Us Dykes March to a Different Beat

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Us Dykes March to a Different Beat

Pride parades will take place all over the country this month, and Boston’s was this weekend. Race, unfortunately, continues to be one of the fault lines in many of our Pride festivals across the country. As is gender identity.

Long before Black and Latino Prides marched to their soulful and salsa beats in the late 80s and early 90s, respectively, Lesbian Pride marches came on the scene in the 70s. And they were protest marches publicly denouncing, at the time, the political stronghold and exclusionary practices of Gay Pride events—as Wikipedia correctly notes—"by white gay men at the expense of lesbians in general and women of color in particular."

By the 1990s, Dyke Marches emerged. Unlike Lesbian Pride marches (which were not an ongoing tradition in the 70s and 80s), Dyke Marches are now in their second decade of existence. This year marks exactly Boston’s 20th anniversary.

These marches bring to the fore not only the visibility, activism, gifts and talents of lesbians, but they also highlight the visibility, activism, gifts and talents of all self-identified women within the LBT community.

Heather Kough, co-facilitator of this year's Boston Dyke March Committee, wrote in an email, "We are a grassroots, all-volunteer group with a deep commitment to inclusion, meaning that participation is open to folks across the gender and orientation spectrums, people of all races, ethnicities, ages, economic backgrounds, sizes, and physical abilities.To sum up, 'The Dyke March Is For Everyone!'"

And the Boston Dyke March poster makes it a point to elaborate on what the committee means by "Everyone!":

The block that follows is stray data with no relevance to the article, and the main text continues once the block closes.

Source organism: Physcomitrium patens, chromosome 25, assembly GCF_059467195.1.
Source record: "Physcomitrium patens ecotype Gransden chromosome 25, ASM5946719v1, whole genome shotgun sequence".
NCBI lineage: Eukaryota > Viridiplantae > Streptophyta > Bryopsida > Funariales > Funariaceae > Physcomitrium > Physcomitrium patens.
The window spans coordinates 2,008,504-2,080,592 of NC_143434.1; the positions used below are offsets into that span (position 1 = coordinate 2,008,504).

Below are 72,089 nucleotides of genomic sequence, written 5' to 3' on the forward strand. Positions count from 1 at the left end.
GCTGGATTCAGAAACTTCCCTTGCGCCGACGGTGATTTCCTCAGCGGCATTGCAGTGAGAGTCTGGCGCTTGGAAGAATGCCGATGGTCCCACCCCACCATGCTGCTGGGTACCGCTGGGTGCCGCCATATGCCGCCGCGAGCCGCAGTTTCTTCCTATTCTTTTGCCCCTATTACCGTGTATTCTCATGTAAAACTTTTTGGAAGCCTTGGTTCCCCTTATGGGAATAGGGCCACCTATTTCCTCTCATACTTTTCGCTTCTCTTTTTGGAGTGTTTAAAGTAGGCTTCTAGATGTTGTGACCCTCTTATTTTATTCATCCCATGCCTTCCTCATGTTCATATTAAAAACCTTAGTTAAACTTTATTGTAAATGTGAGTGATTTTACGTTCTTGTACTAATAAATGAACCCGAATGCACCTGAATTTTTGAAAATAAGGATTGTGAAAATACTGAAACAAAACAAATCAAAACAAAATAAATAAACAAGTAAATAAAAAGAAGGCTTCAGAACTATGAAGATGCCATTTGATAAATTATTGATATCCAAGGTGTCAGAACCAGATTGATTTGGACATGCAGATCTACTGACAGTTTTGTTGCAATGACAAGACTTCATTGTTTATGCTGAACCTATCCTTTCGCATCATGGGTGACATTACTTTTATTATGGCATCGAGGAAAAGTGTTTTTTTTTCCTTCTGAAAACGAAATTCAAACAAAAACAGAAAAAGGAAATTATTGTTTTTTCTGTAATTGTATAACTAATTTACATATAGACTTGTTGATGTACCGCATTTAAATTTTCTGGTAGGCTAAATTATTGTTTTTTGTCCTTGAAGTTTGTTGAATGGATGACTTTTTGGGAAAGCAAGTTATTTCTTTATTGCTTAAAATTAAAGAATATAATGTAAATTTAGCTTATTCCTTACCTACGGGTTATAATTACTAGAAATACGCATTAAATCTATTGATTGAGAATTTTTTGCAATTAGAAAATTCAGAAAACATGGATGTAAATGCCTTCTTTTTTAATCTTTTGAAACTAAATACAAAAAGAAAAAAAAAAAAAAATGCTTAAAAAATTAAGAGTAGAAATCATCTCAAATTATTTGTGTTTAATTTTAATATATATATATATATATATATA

"Lesbians—dykes – queers—bi-women—boychicks—tomboys—grrrls—lesbian moms—lesbianas—femmes—butches—transwomen—androgs—transmen—gay girls—bois—womanists —fat dykes—sorority girls with pearls who are sleeping together—dykes on bikes—lesbian crones—african american lesbians—rural dykes —goddesses—genderqueers—poly girls—amazons—hippy chicks—lipstick lesbians—asian dykes—lesbian avengers—dykes in wheelchairs—wise old lesbians—leather dykes – babydykes ... and You!"

As Boston Dyke March celebrates its 20th Anniversary, I helped them, as one of their keynoters this year, to remember the 40th anniversary the Combahee River Collective—a forgotten shoulder that has both shaped and informed theirs and all present-day feminist activism.

In 1974 the Combahee River Collective was founded in Boston by the boldacious act of several lesbians and feminists women of African descent. And as a sisterhood that understood that their acts of protest are shouldered by and because of their ancestors—known and unknown- who came before them, the Collective’s name honors